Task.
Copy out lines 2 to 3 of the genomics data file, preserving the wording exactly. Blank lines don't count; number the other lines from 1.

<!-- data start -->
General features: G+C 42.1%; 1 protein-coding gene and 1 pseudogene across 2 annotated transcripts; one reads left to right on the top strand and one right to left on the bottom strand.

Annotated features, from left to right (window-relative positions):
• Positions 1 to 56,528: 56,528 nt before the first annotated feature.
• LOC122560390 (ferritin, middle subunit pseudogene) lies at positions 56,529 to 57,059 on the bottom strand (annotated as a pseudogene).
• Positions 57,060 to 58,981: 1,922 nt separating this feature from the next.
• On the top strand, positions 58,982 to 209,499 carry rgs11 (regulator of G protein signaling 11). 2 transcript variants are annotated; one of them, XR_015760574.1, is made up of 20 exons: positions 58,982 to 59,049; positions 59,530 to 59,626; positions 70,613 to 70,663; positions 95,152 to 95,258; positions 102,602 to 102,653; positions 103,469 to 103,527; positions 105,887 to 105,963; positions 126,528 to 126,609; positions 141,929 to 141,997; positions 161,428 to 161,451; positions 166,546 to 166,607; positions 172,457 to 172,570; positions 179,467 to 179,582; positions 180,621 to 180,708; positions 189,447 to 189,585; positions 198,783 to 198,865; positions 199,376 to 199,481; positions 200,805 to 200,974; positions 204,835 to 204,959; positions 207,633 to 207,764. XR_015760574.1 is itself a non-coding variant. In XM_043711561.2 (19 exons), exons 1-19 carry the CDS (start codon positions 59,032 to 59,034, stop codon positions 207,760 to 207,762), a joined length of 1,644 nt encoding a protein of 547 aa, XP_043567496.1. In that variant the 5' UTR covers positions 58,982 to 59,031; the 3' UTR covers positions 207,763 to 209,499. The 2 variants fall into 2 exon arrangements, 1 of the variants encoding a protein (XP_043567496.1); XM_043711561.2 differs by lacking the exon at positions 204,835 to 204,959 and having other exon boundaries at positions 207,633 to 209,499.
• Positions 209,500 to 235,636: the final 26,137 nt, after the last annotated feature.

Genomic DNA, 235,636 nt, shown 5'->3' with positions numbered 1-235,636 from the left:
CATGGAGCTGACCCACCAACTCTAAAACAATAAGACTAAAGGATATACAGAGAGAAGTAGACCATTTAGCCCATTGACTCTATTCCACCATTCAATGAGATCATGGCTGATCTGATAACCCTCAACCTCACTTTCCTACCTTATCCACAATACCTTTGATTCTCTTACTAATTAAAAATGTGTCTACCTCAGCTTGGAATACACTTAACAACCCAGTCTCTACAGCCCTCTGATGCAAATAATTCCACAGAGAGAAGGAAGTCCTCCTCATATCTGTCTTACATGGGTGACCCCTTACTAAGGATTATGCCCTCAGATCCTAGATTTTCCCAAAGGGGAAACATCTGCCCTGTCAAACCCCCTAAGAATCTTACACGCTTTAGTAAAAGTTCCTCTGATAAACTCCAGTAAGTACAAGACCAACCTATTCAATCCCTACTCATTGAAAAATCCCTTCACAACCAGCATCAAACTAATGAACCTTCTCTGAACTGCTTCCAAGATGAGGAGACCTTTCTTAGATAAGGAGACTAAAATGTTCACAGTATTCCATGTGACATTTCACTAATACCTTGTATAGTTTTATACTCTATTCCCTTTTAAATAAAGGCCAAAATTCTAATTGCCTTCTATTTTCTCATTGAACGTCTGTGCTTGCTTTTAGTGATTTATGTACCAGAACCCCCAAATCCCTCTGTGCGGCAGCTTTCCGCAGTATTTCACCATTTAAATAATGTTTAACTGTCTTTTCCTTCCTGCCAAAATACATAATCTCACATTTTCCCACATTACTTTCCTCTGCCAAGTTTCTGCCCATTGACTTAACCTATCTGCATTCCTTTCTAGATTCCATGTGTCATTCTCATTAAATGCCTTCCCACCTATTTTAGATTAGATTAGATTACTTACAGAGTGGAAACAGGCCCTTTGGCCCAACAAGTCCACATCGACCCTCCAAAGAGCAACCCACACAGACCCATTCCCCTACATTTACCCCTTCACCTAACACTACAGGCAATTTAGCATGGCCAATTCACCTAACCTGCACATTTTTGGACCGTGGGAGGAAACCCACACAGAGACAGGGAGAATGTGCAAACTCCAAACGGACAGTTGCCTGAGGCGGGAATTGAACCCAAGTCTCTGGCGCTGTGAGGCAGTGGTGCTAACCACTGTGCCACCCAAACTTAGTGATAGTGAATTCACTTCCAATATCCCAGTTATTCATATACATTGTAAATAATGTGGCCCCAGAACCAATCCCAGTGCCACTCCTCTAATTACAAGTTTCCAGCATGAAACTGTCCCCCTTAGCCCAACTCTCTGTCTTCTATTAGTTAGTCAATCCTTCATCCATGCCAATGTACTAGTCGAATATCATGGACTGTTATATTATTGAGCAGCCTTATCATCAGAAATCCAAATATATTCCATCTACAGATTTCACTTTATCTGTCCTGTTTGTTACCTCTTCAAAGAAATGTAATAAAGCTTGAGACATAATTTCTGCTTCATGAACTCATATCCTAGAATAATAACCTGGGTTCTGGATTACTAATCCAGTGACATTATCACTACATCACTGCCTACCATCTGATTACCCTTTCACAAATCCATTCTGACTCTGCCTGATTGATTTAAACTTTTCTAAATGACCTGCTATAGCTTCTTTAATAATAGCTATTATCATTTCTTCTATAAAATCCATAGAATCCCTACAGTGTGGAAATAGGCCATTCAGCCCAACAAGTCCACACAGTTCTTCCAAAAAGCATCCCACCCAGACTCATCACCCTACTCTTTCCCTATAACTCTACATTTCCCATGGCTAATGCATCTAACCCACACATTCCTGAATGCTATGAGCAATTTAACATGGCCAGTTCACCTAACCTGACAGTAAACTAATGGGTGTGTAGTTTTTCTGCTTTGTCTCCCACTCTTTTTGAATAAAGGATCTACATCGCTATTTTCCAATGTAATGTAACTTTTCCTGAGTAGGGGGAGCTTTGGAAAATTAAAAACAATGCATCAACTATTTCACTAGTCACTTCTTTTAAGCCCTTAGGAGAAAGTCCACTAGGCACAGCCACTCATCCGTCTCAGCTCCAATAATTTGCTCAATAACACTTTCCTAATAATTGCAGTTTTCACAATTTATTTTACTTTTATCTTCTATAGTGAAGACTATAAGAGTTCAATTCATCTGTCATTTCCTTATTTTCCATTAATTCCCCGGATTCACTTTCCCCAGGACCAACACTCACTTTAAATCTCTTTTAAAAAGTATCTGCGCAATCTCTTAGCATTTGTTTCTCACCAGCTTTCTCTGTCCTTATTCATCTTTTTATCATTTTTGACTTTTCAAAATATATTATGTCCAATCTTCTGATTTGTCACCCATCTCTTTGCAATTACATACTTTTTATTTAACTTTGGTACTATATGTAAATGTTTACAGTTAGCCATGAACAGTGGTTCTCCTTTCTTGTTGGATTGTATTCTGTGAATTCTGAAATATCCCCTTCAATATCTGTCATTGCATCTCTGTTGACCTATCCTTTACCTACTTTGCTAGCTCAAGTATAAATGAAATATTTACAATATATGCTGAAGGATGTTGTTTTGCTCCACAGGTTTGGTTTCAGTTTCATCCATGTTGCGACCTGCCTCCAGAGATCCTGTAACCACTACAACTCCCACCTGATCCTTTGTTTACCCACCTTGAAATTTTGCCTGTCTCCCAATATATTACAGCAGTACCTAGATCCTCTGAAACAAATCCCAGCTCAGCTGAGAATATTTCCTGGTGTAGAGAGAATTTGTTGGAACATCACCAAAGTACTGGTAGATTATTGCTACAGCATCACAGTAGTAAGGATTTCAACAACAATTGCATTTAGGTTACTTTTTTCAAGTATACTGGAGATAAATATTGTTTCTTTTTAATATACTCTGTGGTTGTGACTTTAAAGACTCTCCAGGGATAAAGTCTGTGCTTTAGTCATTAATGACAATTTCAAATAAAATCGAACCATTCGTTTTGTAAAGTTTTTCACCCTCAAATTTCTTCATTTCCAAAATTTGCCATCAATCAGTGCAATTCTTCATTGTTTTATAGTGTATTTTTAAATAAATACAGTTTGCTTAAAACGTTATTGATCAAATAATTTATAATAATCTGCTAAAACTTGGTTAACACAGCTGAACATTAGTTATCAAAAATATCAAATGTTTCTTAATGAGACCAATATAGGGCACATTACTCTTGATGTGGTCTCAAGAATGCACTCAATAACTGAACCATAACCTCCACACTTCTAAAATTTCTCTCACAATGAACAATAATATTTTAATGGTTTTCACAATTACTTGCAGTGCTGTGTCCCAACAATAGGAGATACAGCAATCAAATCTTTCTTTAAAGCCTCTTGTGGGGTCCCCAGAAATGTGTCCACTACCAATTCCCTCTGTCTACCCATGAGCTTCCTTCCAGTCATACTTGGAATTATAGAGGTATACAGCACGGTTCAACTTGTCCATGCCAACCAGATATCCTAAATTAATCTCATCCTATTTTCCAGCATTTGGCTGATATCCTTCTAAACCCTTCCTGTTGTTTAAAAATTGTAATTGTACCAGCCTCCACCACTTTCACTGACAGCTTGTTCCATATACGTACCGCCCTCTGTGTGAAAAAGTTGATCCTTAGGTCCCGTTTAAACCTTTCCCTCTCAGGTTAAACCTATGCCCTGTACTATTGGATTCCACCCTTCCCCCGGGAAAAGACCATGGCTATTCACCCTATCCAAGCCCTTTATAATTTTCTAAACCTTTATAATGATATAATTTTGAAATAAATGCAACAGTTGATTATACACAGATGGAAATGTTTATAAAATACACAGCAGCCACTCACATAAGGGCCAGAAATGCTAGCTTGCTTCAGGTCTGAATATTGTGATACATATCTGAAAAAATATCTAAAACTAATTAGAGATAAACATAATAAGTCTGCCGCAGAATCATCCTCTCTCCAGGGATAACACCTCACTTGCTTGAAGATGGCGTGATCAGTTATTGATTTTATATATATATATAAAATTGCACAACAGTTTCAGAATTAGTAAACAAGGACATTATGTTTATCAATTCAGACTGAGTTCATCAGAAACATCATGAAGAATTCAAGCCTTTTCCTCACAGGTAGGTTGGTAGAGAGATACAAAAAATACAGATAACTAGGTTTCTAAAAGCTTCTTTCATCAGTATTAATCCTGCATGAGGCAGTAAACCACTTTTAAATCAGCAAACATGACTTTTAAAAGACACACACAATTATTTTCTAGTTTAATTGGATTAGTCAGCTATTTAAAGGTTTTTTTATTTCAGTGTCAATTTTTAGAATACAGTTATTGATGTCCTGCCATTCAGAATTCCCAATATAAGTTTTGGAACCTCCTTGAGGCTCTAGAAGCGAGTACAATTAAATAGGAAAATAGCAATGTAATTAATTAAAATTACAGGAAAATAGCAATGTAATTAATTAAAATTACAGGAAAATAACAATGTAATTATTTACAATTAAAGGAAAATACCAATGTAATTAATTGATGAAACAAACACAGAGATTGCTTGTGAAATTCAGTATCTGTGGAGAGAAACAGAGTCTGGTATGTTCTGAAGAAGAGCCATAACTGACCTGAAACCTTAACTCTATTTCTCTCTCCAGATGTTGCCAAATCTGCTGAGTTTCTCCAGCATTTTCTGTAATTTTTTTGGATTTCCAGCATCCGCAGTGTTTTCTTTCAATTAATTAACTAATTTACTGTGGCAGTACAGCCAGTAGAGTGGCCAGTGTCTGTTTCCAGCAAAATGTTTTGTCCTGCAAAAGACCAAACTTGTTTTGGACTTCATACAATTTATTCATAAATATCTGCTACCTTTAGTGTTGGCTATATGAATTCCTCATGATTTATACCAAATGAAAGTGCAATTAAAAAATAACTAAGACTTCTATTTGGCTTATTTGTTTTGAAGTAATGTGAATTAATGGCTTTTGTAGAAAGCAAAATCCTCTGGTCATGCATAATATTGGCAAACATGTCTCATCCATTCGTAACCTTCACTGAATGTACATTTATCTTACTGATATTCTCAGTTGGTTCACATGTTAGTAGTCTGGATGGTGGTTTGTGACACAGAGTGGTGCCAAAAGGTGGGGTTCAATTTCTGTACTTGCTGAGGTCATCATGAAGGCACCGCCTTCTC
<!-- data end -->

Annotated features, from left to right (window-relative positions):
• Positions 1 to 56,528: 56,528 nt before the first annotated feature.